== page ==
screen? How easy would it be, for example, for a person
with some vision problems to read purple text on a
It is also a good idea to stay away from
displaying information based on color only. Coloring
certain items in a column blue to mean one thing and
others green to mean something else could be a problem
for people who are colorblind (not to mention for
black and white monitors or PDAs).
Understand Screen Readers
A growing number of people do not read in the
traditional sense either because they have some
degree of blindness, learning disability, or mobility
limitation and use computer programs that turn
on-screen text into an electronic synthesized voice.
Screen reading programs navigate one line at a time, left to right, and top to bottom. Knowing
this can be helpful when designing an on-line form,
for instance. Placing a descriptive label for each
field above or to the left, rather than below or to the
right, can save a lot of confusion.
By knowing about screen readers, you can also
prioritize what's on your page, and put the most
important stuff toward the top and left.
Know that ALT Tags Are Your Friends
When screen readers go through your site, they
only read text and usually skip graphics and images
altogether (including pictures of words). This is
where alternate text (ALT) can be handy. You are
probably already somewhat familiar with this tag. The
ALT text is displayed sometimes when you place a
mouse over an image. It is also what screen readers
"read" when they get to that image. So it helps when
the ALT tag describes the image.
When writing ALT tags, think about the picture you want to paint in the mind of someone who
might listen to you describe the image over the phone.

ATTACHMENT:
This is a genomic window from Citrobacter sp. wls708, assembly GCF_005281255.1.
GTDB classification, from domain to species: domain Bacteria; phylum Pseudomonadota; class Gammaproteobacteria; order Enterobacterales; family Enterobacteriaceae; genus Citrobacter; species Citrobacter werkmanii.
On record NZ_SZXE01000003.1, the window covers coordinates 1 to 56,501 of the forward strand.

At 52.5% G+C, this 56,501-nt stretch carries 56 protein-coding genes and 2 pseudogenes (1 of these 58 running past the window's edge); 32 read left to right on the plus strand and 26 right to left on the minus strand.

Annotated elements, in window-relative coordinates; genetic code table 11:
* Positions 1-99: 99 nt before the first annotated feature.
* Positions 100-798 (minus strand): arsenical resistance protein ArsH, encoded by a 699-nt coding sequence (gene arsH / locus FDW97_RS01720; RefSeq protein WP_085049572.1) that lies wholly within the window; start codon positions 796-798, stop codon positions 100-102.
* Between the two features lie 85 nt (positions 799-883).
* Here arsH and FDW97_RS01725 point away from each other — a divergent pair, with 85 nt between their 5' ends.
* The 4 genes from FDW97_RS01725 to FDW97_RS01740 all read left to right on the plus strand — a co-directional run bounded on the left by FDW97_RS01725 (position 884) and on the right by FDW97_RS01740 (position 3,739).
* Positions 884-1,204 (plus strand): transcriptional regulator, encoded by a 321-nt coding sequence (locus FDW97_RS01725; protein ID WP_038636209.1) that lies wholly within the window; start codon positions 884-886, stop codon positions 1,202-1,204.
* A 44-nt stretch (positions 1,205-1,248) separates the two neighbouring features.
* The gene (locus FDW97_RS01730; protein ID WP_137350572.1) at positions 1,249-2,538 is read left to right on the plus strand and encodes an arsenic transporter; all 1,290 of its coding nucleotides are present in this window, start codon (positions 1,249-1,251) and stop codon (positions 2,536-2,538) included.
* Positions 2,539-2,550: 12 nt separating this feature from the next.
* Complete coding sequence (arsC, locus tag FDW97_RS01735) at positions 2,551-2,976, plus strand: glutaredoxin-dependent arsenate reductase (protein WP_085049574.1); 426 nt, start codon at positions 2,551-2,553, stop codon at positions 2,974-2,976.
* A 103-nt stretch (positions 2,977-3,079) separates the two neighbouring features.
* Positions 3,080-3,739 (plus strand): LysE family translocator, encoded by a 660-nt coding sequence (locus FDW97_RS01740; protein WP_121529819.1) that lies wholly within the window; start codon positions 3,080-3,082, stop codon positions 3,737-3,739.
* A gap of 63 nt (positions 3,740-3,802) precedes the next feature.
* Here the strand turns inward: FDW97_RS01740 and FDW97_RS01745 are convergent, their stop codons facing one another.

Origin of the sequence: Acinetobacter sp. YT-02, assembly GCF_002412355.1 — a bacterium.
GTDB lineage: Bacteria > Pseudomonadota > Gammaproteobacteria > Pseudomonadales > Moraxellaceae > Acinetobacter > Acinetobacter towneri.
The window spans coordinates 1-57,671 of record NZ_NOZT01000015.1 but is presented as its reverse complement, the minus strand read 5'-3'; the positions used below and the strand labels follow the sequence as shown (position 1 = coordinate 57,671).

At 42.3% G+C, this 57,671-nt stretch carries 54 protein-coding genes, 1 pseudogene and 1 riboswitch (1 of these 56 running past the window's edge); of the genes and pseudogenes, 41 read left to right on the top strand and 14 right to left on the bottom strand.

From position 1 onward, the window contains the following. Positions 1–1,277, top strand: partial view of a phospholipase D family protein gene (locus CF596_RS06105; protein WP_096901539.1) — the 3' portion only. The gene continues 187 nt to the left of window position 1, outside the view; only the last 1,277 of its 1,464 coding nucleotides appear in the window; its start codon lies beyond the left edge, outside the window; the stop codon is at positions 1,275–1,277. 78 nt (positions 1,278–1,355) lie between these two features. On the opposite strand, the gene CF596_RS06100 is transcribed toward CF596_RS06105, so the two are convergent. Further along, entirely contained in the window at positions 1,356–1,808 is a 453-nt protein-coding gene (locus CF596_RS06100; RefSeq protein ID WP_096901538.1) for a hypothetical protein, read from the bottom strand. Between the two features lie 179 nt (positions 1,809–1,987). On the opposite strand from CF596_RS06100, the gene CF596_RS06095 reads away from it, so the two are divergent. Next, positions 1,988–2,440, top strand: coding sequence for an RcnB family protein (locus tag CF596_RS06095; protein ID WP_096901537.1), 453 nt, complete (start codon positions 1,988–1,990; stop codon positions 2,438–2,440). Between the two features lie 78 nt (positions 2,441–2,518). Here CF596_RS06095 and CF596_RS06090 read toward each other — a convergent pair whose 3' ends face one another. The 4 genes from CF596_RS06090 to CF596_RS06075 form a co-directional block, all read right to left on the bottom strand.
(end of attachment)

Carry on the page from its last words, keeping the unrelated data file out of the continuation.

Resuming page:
If the description is too lengthy, you can provide a
link to another page that has the descriptive text. You
can use ALT or TITLE tags on links as well.
Create Text-Only Pages
If you are stumped at how to make a feature
accessible, try a text-only page. Some sites take care of
the whole accessibility issue by having a mirror site
that contains text-only or no frames pages that are
linked from the main home page. Text-only pages can
be quick and easy to build.
If you are using streaming video or audio,
remember some of your visitors may be deaf, hard of hearing,
or don't have sound on their computer systems. If
you can't provide captions, try adding a transcript on
the same page or linking to another page that includes the full text.
Resources and Tools
Plenty of Web accessibility resources are
available. Here are a handful of my favorites:
- The Web Accessibility Initiative develops the
accessibility guidelines that are considered the
standard by many governments and organizations: http://www.w3.org/WAI
- Bobby is a free service that helps Web
developers identify and repair accessibility barriers.
Simply type the URL of the page you want reviewed,
or download a free utility to test your entire site.
If you pass the test, you get to place a cool
"Bobby Approved" button on your site:
- The U.S. General Services Administration
keeps federal agencies and contractors of
information technologies up-to-date on Section 508:
- Federal Computer Week also keeps track of
news related to Section 508: http://www.fcw.com/topic.asp?topic=accessibility
- JAWS for Windows lets you to download a
free demo of its screen reader program so you can
see for yourself how it works and how your site
looks to it. http://www.freedomscientific.com/fs_downloads/jaws.asp
Now that you know the importance of universal accessibility, and have these simple tips and
tools available, you too can help include people with
disabilities in the daily life of your on-line community.